What are cannabis trichomes and why are they important?
Cannabis trichomes are where all the magic happens. Whether you like to smoke weed with lots of THC, plenty of CBD, or an abundance of aromatic terpenes, trichomes are responsible for producing all of these precious phytochemicals, and many others. Find out all about cannabis trichomes here!
- What are cannabis trichomes?
- Why are cannabis trichomes important?
- What should cannabis trichomes look like at harvest?
- How to check your cannabis trichomes
- What happens to trichomes after harvest?
- Separating trichomes from cannabis
- How to boost trichome production
- Cannabis trichomes: Vital structures
The glistening, fat flowers often get the credit for being the most desirable part of the cannabis plant. But if we’re being specific, it’s actually the trichomes on the flowers that are what people are really after—the rest of the cannabis flower has no psychotropic effects.
So, if you want to understand more about how cannabis plants exhibit their effects on the body, then learning about trichomes is crucial. And that’s exactly what this article is for. Keep reading to find out all about cannabis trichomes.
What are cannabis trichomes?
Trichomes are glands that grow (predominantly) on the flowers and sugar leaves of cannabis plants, and are where cannabinoids and terpenes are produced. These glands produce a viscous resin and coat parts of a cannabis plant during the late flowering stage. Whether you want THC, CBD, or some lesser-known cannabinoid, the trichomes are where you’ll find them!
There are three different types of trichome found on the cannabis plant:
- Bulbous trichomes
- Capitate-sessile trichomes
- Capitate-stalked trichomes
For those who grow cannabis for its psychotropic effects, it is the capitate-stalked trichomes that are of interest, as it is these that produce cannabinoids. These trichomes, at close (microscopic) inspection, resemble transparent little mushrooms covering the surface of cannabis buds and sugar leaves (the small leaves surrounding the buds).
At about 150–200µm tall, they’re incredibly small and, to the naked eye, appear as fine, shiny hairs; through a microscope, they appear as thin stalks that lead to a more bulbous head. In fact, the word trichome comes from the ancient Greek “tríchōma”, meaning “hair”. But they are nothing of the sort. As the plant matures, trichomes turn from clear, to milky white, to amber. By keeping an eye on their changing appearance, growers are able to ascertain when best to harvest cannabis.
When will trichomes appear on cannabis plants?
It differs a little, but a safe bet is around 3–4 weeks into the flowering stage. At this point, buds will be fairly developed and will begin to develop trichomes. In cannabis cultivars with longer flowering times, the trichomes might take longer to appear. But if buds are forming and the plant appears healthy, don’t stress if you don’t see trichomes appearing. If the plant develops healthily, it will start developing trichomes when it’s ready.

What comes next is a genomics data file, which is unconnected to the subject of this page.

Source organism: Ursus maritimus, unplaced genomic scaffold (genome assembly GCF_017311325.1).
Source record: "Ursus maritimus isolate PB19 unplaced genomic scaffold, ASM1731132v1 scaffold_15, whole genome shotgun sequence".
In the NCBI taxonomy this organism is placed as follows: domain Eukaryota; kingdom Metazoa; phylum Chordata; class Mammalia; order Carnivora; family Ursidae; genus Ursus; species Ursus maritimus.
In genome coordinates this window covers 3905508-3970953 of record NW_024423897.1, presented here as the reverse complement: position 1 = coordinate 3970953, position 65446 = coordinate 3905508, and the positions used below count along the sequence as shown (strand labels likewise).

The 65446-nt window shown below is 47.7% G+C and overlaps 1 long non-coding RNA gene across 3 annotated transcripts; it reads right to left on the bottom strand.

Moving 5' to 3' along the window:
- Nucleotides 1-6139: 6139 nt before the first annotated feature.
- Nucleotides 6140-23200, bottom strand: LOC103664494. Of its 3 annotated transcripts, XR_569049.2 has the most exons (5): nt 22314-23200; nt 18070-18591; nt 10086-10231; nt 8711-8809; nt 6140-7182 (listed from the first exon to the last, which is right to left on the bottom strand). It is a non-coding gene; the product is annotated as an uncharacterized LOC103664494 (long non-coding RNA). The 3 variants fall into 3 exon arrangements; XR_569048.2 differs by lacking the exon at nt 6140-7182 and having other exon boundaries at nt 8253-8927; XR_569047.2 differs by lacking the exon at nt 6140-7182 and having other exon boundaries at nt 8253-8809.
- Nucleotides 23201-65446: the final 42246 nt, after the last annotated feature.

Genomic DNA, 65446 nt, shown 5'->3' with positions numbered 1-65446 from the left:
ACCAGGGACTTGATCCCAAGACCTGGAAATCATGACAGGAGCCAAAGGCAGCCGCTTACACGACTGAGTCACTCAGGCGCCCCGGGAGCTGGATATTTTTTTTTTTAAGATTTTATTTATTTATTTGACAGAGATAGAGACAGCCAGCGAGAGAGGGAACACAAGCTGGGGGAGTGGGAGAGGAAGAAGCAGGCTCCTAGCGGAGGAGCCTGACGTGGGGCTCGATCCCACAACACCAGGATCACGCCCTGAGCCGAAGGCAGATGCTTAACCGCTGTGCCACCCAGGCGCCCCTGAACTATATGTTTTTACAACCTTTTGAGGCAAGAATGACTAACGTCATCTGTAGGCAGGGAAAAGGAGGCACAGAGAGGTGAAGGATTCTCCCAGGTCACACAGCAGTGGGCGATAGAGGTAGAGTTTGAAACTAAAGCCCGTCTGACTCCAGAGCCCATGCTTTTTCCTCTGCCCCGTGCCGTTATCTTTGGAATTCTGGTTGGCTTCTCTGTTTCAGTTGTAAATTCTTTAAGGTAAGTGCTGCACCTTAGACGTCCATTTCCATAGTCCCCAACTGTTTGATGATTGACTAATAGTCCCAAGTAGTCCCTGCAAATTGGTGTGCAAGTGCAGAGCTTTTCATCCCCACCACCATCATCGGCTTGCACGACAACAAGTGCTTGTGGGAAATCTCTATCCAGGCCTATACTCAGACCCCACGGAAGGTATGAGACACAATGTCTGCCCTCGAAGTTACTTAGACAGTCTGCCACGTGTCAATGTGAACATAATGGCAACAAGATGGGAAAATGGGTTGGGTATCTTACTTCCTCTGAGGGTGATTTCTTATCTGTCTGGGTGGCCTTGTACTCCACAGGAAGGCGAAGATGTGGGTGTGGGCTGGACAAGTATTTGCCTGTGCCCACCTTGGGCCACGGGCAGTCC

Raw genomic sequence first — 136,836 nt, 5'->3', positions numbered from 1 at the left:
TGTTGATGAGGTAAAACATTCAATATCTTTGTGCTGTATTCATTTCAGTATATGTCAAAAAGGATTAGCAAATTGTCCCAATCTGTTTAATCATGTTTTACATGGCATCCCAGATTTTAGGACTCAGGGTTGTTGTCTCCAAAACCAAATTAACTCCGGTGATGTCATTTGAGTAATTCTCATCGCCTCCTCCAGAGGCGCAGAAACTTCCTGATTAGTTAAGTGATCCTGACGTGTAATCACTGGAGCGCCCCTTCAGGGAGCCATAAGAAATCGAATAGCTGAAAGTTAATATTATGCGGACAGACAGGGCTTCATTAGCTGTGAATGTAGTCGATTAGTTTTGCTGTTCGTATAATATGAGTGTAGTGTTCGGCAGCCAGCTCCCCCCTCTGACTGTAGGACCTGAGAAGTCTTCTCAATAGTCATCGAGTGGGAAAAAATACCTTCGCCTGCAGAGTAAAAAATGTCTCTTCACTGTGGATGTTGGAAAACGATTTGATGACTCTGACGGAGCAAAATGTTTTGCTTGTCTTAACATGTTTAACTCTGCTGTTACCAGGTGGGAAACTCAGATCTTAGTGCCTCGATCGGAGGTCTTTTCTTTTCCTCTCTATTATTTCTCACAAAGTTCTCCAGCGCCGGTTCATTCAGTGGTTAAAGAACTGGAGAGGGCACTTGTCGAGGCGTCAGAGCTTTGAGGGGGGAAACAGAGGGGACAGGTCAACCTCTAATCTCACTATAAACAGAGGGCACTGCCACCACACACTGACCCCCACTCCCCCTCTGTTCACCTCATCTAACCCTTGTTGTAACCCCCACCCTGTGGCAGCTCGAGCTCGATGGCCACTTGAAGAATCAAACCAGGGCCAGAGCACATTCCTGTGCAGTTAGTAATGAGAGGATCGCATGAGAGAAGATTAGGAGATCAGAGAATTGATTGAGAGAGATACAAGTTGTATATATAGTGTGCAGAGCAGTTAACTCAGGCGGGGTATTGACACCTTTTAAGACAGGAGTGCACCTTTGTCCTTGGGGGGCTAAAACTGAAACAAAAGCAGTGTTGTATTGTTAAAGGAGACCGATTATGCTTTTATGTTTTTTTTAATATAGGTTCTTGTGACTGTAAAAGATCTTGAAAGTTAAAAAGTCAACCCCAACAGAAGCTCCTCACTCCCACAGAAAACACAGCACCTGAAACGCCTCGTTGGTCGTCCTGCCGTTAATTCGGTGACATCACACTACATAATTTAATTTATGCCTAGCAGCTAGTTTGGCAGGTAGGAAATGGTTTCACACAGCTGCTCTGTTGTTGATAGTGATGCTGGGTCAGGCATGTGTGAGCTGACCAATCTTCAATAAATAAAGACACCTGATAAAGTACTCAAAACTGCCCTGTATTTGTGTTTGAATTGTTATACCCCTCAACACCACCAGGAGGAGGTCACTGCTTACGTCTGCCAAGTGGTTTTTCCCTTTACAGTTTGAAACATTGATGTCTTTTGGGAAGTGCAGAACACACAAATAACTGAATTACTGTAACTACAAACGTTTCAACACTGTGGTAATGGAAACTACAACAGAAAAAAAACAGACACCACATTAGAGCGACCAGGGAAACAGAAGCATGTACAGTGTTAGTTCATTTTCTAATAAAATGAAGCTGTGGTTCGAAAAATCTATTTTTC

Why are cannabis trichomes important?
You may at this point be wondering why cannabis produces trichomes in the first place. Why would a plant go to all of this hassle to produce something that gets people high? What are the benefits of trichomes for cannabis plants themselves?
In plants, trichomes have actually developed over millions of years to serve a range of purposes.
For the cannabis plant
Different types of trichomes serve different purposes on the cannabis plant, but all come together to, unsurprisingly, keep a plant alive and healthy.
One purpose of trichomes is to act as a defence mechanism against the external environment. Dense clusters of shiny, resinous glands help to reflect UV light and protect the plant from extreme light exposure. Moreover, these closely packed growths disrupt the flow of air as wind passes over the plant, and help to prevent excess transpiration, meaning the plant will lose water more slowly. In dry areas, this adaptation can be life saving.
Furthermore, the terpenes within trichomes, as well as the texture of trichomes themselves, can serve to deter predators. With the intense smells being unpleasant to some, and the hairy, sticky texture irritating the mouths of others, trichomes have various tricks to help them ward off hungry pests.
But there’s too much going on inside the glandular trichomes of cannabis plants to be explained purely in terms of deterrence, especially as the plant is already mature by the time trichomes first appear!
For cannabis plants, glandular trichomes may also serve to produce and secrete metabolites that the plants need to survive. These metabolites include:
- Terpenoids: contribute to growth and development
- Phenylpropanoids: act as secondary metabolites and respond to stress
- Flavonoids: create antioxidants that help plants manage stress
- Acylsugars: exhibit insecticidal characteristics
For the grower